How To Drive When Testing

Posted on January 1, 2016


How To Drive When Testing


By: Rob Oakman

The beautiful Ford GT testing at Daytona. (Courtesy of Ford)

Joey Hand testing the beautiful Ford GT at Daytona. (Courtesy of Ford Racing)

Happy 2016! Testing time is nearly here. I have already covered how to get the most out of testing in a general sense, but how can the driver help the most? Whether testing parts, set-up, or lines on track, you need to get as much useful information from your testing time as possible. To do that, you need to approach your driving differently than a race. Let’s start with testing set-up.

Don’t use driving tricks

From the moment you first enter the track it’s instinct to start trail-braking, adjust the brake-bias, change turn-in, apex, exit, etc. to try and get more out of your chassis the way it is. But the whole point of testing is to create the best base set-up you can. Trail-braking, bias, and all of those other tricks are adjustments a driver makes to fix a problem on track that you didn’t have time to fix in the pits. Testing gives you that time.

Start with your brake bias neutral, or at least at a fixed baseline. Use the textbook racing corner — brake in a straight line, roll into the apex and accelerate out from there. Do this until you are well into your day. What you will find is that as you narrow into a better and better set-up, that you need those tricks less and less.

Now, all corners on track are different, so your set-up is a bit of a compromise to maximise performance across all of them. This means that you won’t handle quite as well is some corners as you do the rest. Only after you have a good overall set-up do you start compensating for the corners that are not working quite as well as the others.

*Special Note: Your personal racing style is something many of us like to use as an excuse to drive a certain way (ie: I like a loose car, tight car, neutral car, fast turn-in, etc…). Always remember that you need to drive whatever way is the fastest in the conditions you are faced with. Loose, tight, whatever is working on the stopwatch is what you drive with. By testing with a textbook driving style and making adjustments based solely on time, you may find that what you liked isn’t actually what is fastest.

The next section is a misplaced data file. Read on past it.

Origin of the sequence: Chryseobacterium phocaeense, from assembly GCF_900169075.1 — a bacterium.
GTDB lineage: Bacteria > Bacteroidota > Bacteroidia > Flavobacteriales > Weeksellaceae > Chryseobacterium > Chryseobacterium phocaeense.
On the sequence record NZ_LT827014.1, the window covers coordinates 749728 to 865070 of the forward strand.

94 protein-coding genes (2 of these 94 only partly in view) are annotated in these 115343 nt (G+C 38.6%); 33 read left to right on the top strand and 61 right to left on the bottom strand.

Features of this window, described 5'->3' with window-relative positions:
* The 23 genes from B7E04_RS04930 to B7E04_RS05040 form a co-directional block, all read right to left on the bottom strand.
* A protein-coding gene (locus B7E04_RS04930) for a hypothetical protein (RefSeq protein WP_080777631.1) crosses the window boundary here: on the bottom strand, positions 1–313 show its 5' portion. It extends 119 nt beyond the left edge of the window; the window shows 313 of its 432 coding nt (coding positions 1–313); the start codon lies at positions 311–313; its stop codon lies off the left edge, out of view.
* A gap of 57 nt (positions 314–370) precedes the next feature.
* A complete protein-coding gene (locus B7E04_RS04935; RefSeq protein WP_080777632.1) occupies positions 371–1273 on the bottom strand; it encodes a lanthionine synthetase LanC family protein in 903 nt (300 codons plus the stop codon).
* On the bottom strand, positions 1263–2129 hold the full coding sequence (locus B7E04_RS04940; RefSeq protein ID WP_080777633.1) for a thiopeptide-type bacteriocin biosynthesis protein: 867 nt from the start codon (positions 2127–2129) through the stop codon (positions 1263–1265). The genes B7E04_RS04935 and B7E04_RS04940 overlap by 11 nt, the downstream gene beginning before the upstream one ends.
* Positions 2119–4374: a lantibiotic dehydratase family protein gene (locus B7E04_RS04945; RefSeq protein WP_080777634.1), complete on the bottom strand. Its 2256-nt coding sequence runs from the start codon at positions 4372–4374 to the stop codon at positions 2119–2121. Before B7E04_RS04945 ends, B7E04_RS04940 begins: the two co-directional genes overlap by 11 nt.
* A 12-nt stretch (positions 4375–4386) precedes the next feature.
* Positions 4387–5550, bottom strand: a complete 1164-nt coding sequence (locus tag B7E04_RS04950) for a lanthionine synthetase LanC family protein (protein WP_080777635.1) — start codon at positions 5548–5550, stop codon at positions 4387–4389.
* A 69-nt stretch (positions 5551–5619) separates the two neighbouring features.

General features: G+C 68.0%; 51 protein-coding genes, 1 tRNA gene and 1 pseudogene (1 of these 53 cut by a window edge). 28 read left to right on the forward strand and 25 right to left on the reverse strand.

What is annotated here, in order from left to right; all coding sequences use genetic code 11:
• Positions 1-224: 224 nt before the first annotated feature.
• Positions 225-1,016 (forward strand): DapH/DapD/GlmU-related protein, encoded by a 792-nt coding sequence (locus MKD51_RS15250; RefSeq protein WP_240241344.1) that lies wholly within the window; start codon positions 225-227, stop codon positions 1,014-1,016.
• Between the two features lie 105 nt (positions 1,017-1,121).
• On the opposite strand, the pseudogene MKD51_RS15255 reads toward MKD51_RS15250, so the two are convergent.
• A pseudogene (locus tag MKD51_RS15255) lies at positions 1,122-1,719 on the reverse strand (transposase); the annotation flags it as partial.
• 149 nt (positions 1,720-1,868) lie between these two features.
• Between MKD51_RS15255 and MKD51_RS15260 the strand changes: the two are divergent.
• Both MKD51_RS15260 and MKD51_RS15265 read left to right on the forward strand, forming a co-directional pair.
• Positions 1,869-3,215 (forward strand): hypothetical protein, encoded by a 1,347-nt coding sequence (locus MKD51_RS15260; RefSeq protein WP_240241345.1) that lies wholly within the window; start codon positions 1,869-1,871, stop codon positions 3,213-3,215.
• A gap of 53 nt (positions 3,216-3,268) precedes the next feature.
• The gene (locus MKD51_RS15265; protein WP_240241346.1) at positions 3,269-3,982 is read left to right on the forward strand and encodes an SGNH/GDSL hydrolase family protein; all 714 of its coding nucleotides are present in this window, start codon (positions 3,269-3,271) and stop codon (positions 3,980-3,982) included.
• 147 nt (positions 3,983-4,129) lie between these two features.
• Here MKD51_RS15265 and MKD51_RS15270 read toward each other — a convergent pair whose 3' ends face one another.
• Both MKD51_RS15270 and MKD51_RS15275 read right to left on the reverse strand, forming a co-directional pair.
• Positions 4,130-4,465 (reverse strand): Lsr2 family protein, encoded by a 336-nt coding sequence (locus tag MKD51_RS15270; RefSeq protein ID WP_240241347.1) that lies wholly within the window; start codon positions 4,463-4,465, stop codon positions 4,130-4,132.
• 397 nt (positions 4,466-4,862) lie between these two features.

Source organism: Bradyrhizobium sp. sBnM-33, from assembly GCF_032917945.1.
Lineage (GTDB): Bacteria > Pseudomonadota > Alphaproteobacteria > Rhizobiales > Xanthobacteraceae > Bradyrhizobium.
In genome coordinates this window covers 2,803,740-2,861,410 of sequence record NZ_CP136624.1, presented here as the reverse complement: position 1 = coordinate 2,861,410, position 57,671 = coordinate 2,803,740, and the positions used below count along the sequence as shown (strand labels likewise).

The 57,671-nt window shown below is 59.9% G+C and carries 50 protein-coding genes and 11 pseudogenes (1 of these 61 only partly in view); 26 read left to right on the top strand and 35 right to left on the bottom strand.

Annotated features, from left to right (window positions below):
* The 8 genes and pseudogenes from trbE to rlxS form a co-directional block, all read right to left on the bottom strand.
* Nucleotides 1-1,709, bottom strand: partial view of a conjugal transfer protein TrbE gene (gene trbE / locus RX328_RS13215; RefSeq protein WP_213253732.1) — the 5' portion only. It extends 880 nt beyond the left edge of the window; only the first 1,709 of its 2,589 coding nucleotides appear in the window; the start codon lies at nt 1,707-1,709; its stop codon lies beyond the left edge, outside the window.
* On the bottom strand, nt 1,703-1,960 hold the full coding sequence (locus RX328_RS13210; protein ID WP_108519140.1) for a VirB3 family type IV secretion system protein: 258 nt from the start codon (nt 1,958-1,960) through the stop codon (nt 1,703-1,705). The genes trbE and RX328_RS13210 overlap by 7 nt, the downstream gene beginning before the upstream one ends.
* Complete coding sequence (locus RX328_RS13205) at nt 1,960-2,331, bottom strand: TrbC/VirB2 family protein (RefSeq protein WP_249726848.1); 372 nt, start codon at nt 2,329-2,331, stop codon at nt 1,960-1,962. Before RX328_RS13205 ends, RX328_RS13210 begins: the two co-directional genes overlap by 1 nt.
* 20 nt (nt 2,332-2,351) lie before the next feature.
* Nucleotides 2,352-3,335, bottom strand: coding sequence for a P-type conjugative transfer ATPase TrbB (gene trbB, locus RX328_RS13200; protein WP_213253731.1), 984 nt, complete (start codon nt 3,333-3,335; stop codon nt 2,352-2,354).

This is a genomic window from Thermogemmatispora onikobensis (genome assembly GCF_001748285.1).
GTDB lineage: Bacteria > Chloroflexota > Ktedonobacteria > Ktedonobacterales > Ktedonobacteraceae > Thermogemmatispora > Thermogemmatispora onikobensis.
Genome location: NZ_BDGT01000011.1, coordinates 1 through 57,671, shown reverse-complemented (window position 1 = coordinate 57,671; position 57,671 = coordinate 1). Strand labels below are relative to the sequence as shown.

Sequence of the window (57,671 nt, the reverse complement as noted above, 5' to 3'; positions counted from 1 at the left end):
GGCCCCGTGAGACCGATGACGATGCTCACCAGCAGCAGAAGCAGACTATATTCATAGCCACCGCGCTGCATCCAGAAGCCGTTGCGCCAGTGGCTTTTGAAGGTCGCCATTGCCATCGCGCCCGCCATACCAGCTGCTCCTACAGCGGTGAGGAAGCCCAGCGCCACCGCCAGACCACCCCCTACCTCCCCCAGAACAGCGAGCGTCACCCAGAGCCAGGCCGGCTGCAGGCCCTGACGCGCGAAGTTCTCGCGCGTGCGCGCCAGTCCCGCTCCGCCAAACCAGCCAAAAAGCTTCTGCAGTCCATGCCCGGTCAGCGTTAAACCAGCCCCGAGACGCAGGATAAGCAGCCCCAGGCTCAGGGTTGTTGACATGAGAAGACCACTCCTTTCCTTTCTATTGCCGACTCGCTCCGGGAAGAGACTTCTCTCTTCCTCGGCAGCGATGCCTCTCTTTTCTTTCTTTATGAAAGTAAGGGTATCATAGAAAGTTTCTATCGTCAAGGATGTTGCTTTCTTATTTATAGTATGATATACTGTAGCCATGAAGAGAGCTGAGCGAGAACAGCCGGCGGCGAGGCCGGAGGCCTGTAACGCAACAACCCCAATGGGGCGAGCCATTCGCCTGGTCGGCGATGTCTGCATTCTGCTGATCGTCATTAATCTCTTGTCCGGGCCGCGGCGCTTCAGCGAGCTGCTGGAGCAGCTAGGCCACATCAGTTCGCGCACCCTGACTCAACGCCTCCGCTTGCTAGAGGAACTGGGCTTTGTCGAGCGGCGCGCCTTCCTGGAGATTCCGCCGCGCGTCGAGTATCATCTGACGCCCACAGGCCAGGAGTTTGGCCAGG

Be Consistent

You need to use the same basic line the entire set-up testing session. But, here’s the thing — as you make changes, the braking points, turn-in, accelerations point etc… will change. This may seem contradictory — that you need to keep a consistent line while your chassis changes make you change lines, but it isn’t. What I am saying is that you don’t want to be searching the track for new lines to find more speed that way. Don’t start running a lane wider than the last run. You basic line and apex should stay consistent. Save finding lines on track for when you are testing for the best lines. That may happen the same day, or even the same session, but focus on one thing at a time for each run.

Bruno Spengler keeping it straight in the BMW M6 GTLM. (Courtesy of

Bruno Spengler keeping it straight in the BMW M6 GTLM. (Courtesy of

Fix the first problem First

As you push your chassis to its limits around track it is going to start showing weaknesses that you can work on in the pits. It is easy to want to fix the most pronounced problems first, but that isn’t the best approach. If you have a slight push on entry and a very big loose condition at exit, fix the push first. Even though it seems like a lesser problem, it is probably what is causing the loose on exit, so you need to let your crew know about the slight push first.